Having come to Ireland to study, Mamonaheng Koenane now wants to give back to people in her home country by setting up a tech school in Lesotho.
While there is much talk about the tech talent shortage at an industry level, there is also a digital skills gap when it comes to education around the world. This is an area where Mamonaheng Koenane wants to make an impact.
Koenane was born and raised in Lesotho, a small mountainous country completely landlocked by South Africa. Growing up, she went to a multinational school, which is where her desire to travel began.
“I was only able to see the life I dreamed of on television and by chance I stumbled on a book my uncle had picked up on the streets. The book contained a list of different schools in Europe and without my parents’ awareness I started applying by post to the schools.”
While Koenane was accepted at the Royal School Wolverhampton in England, her parents could not afford the fees.
“As chance would have it, a friend of my parents who had been to Europe for his studies offered to assist me in my endeavour. It was a long process that required a lot of back and forth, but I eventually got accepted at Wilson’s Hospital School in Multyfarnham in Ireland,” she said.
“I had never been away from my family nor travelled by airplane before, and on that first trip the turbulence was so bad I thought I was never going to fly again. Eventually I landed in Dublin, Ireland, to do my Irish Leaving Cert.”
Koenane went on to study computer science at Griffith College Dublin and then on to a bootcamp at Austin Coding Academy in Texas. She also did a short course on geoinformatics at the University of Lisbon in Portugal and then got involved in a wide range of diversity and inclusion projects in various tech companies.
Returning to Lesotho
However, Koenane was constantly “haunted by a dream” of returning to Lesotho and starting a coding school.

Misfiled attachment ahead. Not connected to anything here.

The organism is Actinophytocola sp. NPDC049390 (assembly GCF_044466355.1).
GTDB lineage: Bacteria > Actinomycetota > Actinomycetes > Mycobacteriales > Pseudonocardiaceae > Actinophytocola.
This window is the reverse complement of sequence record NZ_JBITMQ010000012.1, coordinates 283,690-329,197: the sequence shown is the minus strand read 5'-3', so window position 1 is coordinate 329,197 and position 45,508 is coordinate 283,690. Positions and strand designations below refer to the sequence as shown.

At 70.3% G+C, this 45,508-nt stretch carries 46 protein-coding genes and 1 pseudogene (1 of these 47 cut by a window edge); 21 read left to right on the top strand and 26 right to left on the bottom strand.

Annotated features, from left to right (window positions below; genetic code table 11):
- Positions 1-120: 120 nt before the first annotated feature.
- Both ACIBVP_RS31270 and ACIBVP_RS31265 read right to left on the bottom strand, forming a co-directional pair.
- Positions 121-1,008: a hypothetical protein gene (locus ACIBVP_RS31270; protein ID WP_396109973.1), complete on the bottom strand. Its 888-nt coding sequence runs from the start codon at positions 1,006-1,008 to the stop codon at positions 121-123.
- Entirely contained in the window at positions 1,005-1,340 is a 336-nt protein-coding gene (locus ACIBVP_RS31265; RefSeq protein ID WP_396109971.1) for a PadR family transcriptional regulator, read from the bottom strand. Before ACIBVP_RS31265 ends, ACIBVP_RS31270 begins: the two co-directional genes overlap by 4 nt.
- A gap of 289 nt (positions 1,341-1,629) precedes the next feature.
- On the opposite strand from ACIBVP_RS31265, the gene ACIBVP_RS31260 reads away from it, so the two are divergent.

“This dream for me was a way to give back and bring value to my people. It might sound silly, but I would literally play the song We Are the World by USA for Africa on repeat and get so emotional as I visualise myself in my home country creating a meaningful change through tech.”
Sometime in 2017, Koenane went home to visit her parents for a few weeks. While she was there, she visited a nearby school, where she found that the teachers were struggling to teach basic computer skills because they were under-resourced.
‘The teachers have never even touched a computer mouse and yet computers are part of the curriculum’
– MAMONAHENG KOENANE
“They were without a computer and textbooks. I volunteered with them and the only thing I had was a chalkboard. I was not planning on staying but this was a defining moment, my dream was tugging at me, do something now or it might never happen. I decided to stay.”
Koenane later met with six other women who shared a similar understanding, and together they decided to form the first women-focused and women-led start-up tech school in Lesotho. It was under this organisation where Koenane got more involved in the tech environment of Lesotho.
“I became an ambassador for Africa Code Week, which had me travelling and seeing the most remote areas of our country. The rest of the world is so advanced but, in my country, the teachers have never even touched a computer mouse and yet computers are part of the curriculum.”